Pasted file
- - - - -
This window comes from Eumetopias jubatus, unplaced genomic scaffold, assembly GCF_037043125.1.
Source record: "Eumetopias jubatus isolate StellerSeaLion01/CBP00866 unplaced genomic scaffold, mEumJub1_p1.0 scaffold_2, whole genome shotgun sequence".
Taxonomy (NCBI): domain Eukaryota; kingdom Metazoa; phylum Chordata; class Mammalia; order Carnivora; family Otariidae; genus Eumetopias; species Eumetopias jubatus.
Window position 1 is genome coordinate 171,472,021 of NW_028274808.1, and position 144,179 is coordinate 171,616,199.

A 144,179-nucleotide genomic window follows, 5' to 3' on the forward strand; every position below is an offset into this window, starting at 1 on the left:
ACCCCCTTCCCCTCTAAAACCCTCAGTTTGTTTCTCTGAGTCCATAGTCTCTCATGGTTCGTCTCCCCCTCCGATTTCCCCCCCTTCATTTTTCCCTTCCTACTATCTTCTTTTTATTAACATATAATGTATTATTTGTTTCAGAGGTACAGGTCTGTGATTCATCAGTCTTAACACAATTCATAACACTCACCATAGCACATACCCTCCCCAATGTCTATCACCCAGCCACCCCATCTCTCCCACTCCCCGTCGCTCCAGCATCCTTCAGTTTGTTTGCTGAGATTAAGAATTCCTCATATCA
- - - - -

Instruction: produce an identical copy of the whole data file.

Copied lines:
This window comes from Eumetopias jubatus, unplaced genomic scaffold, assembly GCF_037043125.1.
Source record: "Eumetopias jubatus isolate StellerSeaLion01/CBP00866 unplaced genomic scaffold, mEumJub1_p1.0 scaffold_2, whole genome shotgun sequence".
Taxonomy (NCBI): domain Eukaryota; kingdom Metazoa; phylum Chordata; class Mammalia; order Carnivora; family Otariidae; genus Eumetopias; species Eumetopias jubatus.
Window position 1 is genome coordinate 171,472,021 of NW_028274808.1, and position 144,179 is coordinate 171,616,199.

A 144,179-nucleotide genomic window follows, 5' to 3' on the forward strand; every position below is an offset into this window, starting at 1 on the left:
ACCCCCTTCCCCTCTAAAACCCTCAGTTTGTTTCTCTGAGTCCATAGTCTCTCATGGTTCGTCTCCCCCTCCGATTTCCCCCCCTTCATTTTTCCCTTCCTACTATCTTCTTTTTATTAACATATAATGTATTATTTGTTTCAGAGGTACAGGTCTGTGATTCATCAGTCTTAACACAATTCATAACACTCACCATAGCACATACCCTCCCCAATGTCTATCACCCAGCCACCCCATCTCTCCCACTCCCCGTCGCTCCAGCATCCTTCAGTTTGTTTGCTGAGATTAAGAATTCCTCATATCA